Camping is a personal experience that doesn’t appeal to everyone. We have friends who think anyone who would intentionally spend the night outdoors and choose to trek to the toilet, which may not even flush, when there are perfectly good hotels that will put a roof over your head and a bathroom within a few steps of your bed, is just asking to be chased by bears. “My idea of camping is no room service,” they say.

Those who do find camping appealing do so at different levels of immersion. There are purists who hike into the wilderness and carry everything on their backs. They get to see places most never will. They also get to eat pemmican, miss the glory of cooking on the aforementioned iron skillet (and it is glorious), filter whatever water they can find so that it doesn't kill them, and are definitely more likely to be chased by bears.

On the other end of the spectrum are the campers who sleep in deluxe moving homes bigger than most apartments. These come complete with refrigerators, stoves, showers, televisions, and (gasp) some even have washers and dryers. They get comfort with a view.

I like the idea of packing into the backcountry and spending the night in a place untouched by anything but Mother Nature’s eminently skilled hands. I also like the idea of living in mobile luxury and stepping out my front door into some of the most beautiful places in the country.

Our version of camping is a compromise between the two, call it middle-of-the-comfort-zone. We like being in a tent because we like the intimacy it provides with the world around us. But, I like love to cook. I like need my coffee. And I’ve slept in just a sleeping bag before, and realized I am that princess and the ground was a bed of frozen nasty peas.

The previous three days had been a proving ground for our middle-zone camping threshold. When you’re at a new place every night, when you have to set up and tear down where you live every. night...is it worth it? Can what you experience by choosing this path possibly be worth it?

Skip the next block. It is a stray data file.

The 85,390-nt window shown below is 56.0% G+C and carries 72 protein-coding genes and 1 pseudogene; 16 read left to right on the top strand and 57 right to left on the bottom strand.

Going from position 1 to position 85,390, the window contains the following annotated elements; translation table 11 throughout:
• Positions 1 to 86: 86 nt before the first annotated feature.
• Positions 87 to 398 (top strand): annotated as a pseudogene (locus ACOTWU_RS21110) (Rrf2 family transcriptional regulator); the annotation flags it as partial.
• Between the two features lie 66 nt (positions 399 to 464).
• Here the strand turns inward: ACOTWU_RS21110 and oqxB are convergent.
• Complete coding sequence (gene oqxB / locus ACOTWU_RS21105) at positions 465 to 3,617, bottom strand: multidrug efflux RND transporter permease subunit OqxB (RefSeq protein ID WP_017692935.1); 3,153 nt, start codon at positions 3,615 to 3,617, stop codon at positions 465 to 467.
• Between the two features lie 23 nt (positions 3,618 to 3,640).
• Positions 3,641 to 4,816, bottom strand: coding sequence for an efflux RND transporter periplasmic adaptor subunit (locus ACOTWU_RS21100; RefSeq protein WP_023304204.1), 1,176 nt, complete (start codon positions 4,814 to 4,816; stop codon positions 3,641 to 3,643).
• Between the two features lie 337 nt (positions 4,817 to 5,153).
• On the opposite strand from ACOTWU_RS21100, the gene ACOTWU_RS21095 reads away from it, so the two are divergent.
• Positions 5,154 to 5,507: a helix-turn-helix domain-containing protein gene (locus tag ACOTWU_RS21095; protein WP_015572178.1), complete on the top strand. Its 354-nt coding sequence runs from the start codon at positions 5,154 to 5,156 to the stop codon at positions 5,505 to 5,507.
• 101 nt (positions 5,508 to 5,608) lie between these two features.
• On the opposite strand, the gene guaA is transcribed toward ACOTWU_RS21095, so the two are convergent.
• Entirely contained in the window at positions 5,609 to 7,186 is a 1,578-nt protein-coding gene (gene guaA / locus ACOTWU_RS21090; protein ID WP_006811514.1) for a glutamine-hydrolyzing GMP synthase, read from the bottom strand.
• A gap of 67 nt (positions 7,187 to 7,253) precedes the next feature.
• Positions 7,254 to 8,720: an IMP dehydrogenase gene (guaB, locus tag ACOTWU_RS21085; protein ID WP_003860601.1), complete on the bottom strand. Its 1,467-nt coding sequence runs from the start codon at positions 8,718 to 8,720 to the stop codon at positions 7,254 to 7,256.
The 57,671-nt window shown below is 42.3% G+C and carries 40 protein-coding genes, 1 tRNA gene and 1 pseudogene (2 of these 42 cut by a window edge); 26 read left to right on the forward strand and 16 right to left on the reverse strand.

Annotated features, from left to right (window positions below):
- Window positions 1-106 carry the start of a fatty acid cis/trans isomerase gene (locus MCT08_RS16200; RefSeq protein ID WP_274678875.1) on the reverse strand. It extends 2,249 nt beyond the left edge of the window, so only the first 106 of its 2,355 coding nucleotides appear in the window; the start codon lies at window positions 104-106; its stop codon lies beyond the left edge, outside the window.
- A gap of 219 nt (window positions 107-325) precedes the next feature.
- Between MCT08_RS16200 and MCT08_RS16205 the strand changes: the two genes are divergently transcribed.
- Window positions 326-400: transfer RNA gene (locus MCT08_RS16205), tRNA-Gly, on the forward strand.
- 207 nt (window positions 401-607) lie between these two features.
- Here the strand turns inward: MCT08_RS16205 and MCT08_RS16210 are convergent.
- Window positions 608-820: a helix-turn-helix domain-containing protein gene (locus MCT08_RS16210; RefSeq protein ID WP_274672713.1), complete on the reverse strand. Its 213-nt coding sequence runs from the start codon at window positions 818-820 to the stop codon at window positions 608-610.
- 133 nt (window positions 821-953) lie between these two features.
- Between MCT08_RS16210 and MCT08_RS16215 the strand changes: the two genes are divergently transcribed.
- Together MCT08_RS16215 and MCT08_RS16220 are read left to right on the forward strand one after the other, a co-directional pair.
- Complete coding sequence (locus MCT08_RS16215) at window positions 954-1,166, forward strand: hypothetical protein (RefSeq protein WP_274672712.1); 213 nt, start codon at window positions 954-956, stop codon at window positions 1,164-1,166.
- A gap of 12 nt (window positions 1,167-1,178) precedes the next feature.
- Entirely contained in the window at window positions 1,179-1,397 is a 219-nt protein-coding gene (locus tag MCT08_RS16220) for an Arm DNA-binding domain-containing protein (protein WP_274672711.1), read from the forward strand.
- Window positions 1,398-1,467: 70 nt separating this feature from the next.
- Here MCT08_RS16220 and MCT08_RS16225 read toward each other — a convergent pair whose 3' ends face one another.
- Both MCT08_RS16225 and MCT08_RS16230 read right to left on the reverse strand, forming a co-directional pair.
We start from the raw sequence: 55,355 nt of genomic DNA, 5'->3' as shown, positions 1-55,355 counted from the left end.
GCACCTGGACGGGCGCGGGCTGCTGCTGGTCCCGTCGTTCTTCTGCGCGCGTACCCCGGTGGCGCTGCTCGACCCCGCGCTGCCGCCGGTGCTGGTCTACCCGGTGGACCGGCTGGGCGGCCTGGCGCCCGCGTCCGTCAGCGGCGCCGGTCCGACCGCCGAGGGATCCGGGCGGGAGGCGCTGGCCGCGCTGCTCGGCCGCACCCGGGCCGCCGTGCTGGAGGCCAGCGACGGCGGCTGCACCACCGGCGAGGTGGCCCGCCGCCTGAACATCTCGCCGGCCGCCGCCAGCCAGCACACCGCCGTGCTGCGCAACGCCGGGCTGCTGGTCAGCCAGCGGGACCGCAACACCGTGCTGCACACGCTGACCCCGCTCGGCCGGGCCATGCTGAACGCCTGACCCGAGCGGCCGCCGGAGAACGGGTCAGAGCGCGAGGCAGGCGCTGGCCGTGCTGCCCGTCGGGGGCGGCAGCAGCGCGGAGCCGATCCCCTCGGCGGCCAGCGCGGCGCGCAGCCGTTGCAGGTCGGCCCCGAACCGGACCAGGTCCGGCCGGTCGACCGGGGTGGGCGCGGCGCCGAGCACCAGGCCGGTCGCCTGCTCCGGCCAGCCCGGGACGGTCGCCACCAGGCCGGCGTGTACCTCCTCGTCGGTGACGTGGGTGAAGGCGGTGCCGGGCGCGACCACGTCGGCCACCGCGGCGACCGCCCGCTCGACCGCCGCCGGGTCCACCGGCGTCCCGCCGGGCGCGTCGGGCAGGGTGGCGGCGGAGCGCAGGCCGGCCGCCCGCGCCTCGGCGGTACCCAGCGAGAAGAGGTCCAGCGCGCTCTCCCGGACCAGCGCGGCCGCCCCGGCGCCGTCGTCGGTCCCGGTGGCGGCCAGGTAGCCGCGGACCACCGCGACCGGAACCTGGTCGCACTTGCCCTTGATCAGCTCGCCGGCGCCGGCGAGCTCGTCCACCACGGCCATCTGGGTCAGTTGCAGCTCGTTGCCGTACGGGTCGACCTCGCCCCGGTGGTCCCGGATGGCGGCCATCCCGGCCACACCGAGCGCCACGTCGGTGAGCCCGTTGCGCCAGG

(And yes, that particular question delved into much more than camping.)

The answer is an unequivocal, resounding, YES.

Because we chose to set up a tent, we met deer and bison and turkeys (jerks) and roadrunners. I saw three entirely different and entirely awe-some sunrises. We were surrounded by and breathed in each specific place at a specific time in a way that you can never do from an air conditioned and filtered and confined space.

We made our way towards Albuquerque, buffeted by gusts that caused semis to swerve. Our tent was safely ensconced in its bag and would stay that way for the next two weeks. At this point we’d slept in a hundred-year-old cabin, a haunted hotel, and a motel; in a tent by a lake, in a canyon, and on a windswept hill. We were heading towards yet another type of accommodation, a charming bed and breakfast in Old Town Albuquerque.

What kind of expectations can you have for a journey that encompasses all of that?

None, except for the expectation that you will have one of the most amazing experiences of your life, that it will forever change you, and that it will be worth recording, remembering, and sharing.